Political reconciliation is not easy as evidenced by our own latest show on the immigration bill, yet we expect them to come to terms easier than we, ourselves, are proving able to.
It is definitely a double standard when we expect them, being a sovereign nation for only a short amount of time, in comparison to us, to be able to do what we still cannot do.
How obviously hypocritical is that of us?
Some 12 million voters took part in our parliamentary elections. They gave voice to their belief in freedom and open politics and their trust imposed heavy burdens on all of us in political life. Our enemies grew determined to drown that political process in indiscriminate violence, to divert attention from the spectacle of old men and women casting their vote, for the first time, to choose those who would govern in their name. You may take this right for granted in America, but for us this was a tantalizing dream during the decades of dictatorship and repression.
He is right, we do take voting and living free and being able to express ourselves freely, for granted...for us, it is our right, for them it was a dream... a dream they are now fighting to make a reality.
Daily we still fight the battle for our security. We lose policemen and soldiers to the violence, as do the multinational forces fighting along our side. We are training and equipping a modern force, a truly national and neutral force, aided by our allies. This is against the stream of history here, where the armed forces have traditionally been drawn into political conflicts and struggles. What gives us sustenance and hope is an increase in the numbers of those who volunteer for our armed forces, which we see as proof of the devotion of our people to the stability and success of our national government.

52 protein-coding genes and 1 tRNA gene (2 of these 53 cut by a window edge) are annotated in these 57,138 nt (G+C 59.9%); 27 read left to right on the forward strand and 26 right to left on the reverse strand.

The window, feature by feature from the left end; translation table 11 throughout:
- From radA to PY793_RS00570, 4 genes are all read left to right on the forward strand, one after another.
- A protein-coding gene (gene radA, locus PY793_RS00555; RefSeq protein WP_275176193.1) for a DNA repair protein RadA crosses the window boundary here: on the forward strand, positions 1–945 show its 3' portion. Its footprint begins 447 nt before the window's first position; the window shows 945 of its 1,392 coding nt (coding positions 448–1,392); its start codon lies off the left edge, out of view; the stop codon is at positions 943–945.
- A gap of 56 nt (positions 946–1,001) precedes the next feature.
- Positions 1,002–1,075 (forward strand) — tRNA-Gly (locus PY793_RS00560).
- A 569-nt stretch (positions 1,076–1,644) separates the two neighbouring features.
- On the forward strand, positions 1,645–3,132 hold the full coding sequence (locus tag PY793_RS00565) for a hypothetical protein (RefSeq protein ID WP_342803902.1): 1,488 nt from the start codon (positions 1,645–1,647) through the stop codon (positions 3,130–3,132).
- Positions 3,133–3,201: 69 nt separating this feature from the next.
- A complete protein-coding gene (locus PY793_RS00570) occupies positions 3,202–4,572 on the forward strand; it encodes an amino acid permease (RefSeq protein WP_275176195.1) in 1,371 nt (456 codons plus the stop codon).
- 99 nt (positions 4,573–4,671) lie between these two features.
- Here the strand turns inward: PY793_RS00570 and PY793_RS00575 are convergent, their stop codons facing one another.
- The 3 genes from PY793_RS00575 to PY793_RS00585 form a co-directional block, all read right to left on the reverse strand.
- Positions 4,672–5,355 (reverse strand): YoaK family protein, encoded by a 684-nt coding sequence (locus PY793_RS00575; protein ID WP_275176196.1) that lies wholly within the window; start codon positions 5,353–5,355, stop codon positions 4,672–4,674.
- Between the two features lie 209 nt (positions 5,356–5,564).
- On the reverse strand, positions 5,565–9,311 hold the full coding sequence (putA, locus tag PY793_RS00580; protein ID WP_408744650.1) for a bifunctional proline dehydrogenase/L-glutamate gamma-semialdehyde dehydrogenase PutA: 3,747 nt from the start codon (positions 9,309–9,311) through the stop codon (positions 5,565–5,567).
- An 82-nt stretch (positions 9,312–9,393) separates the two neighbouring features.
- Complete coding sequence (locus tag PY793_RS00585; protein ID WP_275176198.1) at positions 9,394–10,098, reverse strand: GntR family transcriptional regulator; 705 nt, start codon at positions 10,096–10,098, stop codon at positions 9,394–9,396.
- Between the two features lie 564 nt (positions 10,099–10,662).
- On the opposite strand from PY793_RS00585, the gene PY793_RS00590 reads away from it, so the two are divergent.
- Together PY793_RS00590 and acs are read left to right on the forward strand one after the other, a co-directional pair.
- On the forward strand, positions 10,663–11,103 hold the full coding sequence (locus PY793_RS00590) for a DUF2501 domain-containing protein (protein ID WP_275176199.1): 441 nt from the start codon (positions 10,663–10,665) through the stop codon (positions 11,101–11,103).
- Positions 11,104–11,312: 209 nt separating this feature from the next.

His last paragraph pretty well sums up the entire situation:
Our message has been the same to one and all: We will not permit Iraq to be a battleground for other powers. In the contests and ambitions swirling around Iraq, we are neutral and dedicated to our country's right to prosperity and a new life, inspired by a memory of a time when Baghdad was--as Washington is today--a beacon of enlightenment on which others gazed with admiration. We have come to believe, as Americans who founded your country once believed, that freedom is a precious inheritance. It is never cheap but the price is worth paying if we are to rescue our country.
It is not easy to beg for help from people and Maliki has time and time again thanked us for all the help we have given them and, hat in hand, is asking us to help him complete his mission which is the same as our mission, which the completion of helps both, Iraq and America.
So, as we watch what happens in Iraq, not just the death and destruction, but their attempts at political reconciliation and to vote on critical bills, turn your eye to Washington and the battles being fought there, compare the two and ask yourself this question:
Do we expect the Iraqi's to be able to reconcile and get bills passed easier than we, ourselves can between the Democratic and Republican party?
If we cannot get anything done in Washington between two party bases, the Democrat and Republican bases, how on earth do we expect the Iraqi's to get things done quicker than us, when they are dealing with THREE bases, Sunni's, Shiites and Kurds?
Maybe we should get off our high horses because, unfortunately, they are looking to us as an example and we are proving ourselves to be a very bad example.
"We shall pay any price, bear any burden, meet any hardship, support any friend, oppose any foe, in order to assure the survival and the success of liberty."... John F. Kennedy